From one year to the next, there’s always something new at the NJEA Convention.

But this year is like no other.

With only one exception since 1853, members of what became the New Jersey Education Association, originally known as New Jersey State Teachers’ Association (NJSTA), have met annually somewhere.

In the living memory of nearly all NJEA members, that somewhere has always been Atlantic City, but in the 19th century, the annual convention had no permanent home. It moved from place to place—often from school to school—around the state. By the end of the 1800s, the convention had already grown too large to be held in smaller communities and alternated between Trenton and Newark.

Since 1905, what we now call the NJEA Convention has met in Atlantic City with only six exceptions. In 1922 and 1923, the association again tried to alternate between cities, meeting in Trenton and Newark respectively. In 1924, it returned to Atlantic City. But with soldiers lodged in Atlantic City during World War II, the convention once again moved: to Trenton in 1942 and New York City in 1943 and 1944. Since 1945, the convention has been nowhere else but Atlantic City.

Only once in the association’s nearly 167 years has the convention been cancelled. That was in 2012 in the immediate aftermath of Superstorm Sandy.

NJEA members met for their annual convention through the American Civil War, two world wars, and notably, given today’s circumstances, the 1918 Flu Pandemic.

That level of commitment to the profession is a tribute to NJEA members. No matter the circumstances, members have found a way to meet year in and year out to improve their teaching and career practices and to advocate for public education in New Jersey. It’s that level of commitment that has long made New Jersey public school students high achievers.

That commitment continues with the 2020 NJEA Convention, when the convention will be held in a radically different way: Together From Home. The world was very different a century ago during the 1918 Flu Pandemic. Today, we have the tools to meet without putting our students, families and communities back home at risk.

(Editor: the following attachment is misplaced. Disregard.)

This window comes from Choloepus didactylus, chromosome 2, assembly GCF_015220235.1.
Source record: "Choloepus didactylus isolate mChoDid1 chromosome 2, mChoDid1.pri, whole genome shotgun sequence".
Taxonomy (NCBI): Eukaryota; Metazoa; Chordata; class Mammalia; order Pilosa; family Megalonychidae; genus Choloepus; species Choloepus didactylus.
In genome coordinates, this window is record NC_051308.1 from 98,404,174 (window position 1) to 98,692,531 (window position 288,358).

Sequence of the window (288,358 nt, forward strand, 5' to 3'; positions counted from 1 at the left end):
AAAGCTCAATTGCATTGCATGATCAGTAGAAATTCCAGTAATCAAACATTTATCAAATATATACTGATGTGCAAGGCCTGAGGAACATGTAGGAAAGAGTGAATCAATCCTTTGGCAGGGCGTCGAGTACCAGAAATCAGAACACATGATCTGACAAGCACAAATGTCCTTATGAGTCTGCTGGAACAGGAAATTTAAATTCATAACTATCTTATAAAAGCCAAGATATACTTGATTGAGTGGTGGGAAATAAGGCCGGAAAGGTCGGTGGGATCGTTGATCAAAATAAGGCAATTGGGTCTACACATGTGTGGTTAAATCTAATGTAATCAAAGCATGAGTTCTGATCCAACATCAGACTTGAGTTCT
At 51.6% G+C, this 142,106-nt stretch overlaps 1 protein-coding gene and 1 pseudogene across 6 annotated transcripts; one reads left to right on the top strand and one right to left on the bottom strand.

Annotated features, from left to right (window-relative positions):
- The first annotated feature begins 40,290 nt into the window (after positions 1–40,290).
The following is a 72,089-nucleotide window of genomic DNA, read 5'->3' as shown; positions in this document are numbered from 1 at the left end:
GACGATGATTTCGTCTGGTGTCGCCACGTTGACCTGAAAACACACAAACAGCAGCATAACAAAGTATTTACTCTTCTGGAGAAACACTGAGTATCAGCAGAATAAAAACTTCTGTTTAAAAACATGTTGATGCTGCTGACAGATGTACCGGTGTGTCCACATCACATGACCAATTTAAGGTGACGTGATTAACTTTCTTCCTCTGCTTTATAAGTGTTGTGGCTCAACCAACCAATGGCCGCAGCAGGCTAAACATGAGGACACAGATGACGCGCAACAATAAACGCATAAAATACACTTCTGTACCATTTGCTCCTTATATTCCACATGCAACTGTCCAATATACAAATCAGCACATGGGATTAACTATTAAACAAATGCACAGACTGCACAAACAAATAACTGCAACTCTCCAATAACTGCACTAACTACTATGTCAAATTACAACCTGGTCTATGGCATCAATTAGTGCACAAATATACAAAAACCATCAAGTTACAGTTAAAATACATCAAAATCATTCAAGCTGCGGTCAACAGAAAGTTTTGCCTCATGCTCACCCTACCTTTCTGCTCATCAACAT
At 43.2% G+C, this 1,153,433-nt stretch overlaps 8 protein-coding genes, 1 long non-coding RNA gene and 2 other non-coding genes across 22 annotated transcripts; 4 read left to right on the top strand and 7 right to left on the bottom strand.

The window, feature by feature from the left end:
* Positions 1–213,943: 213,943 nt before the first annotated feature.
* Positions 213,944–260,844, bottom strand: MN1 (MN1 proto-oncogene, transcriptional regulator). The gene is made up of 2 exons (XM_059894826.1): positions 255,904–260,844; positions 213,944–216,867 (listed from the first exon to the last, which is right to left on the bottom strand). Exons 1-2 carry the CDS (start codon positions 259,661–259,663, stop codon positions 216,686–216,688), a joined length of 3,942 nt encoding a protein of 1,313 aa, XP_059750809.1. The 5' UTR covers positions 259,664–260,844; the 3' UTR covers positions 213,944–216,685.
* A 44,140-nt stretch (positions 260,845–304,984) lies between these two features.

As is true every year, professional learning will be the centerpiece of the NJEA Convention. Most session presenters, who early in the year developed proposals for in-person workshops, quickly pivoted to a virtual format.

There are over 150 professional development sessions covering a broad range of instructional, technological, and affective areas of curricula from pre-kindergarten through higher education. There are also dozens of workshops addressing racial, social and education justice. All of these are listed in the 2020 NJEA Convention Program you received with the October edition of the NJEA Review. You’ll also find them listed by grade level and subject area at

The professional learning continues right through Friday afternoon on Nov. 6, when Ruby Bridges will appear as the featured keynote speaker. On Nov. 14, 1960, six-year-old Ruby Bridges crossed the threshold of William Frantz Elementary School, courageously launching the desegregation of New Orleans’s public schools. Today, she is a published author who tours the country promoting social justice, telling her story to adults and children alike.

Educational support professionals (ESP) will also find opportunities to gain new learning in many of the workshops that apply to all members regardless of job category. In the ESP area of Main Street NJEA, ESPs will learn more about new legislation to protect their jobs, discuss key workplace safety and health issues, explore the basics of unionism and more.

Many features of the in-person convention will nonetheless be found at this year’s convention, including a massive Virtual Exhibit Hall, the NJEA Equity Alliance, the NJEA REAL Movement, the NEA Members of Color Network, NJEA Member Benefits, the NJEA Patriots Alliance, NJEA Preservice, the NJEA Early Career Network and so much more.

So while for only the second time since 1945, NJEA members will not be gathering in Atlantic City, we will be gathering “Together From Home.” This will be a learning experience for all of us—one we will not soon forget. But if we imagine the mindsets of those who attended NJSTA/NJEA Conventions in 1861, in 1917, in 1918, and in 1941, we know that we, in 2020, can emerge from this convention refreshed, motivated and ready to meet the challenges of our time.

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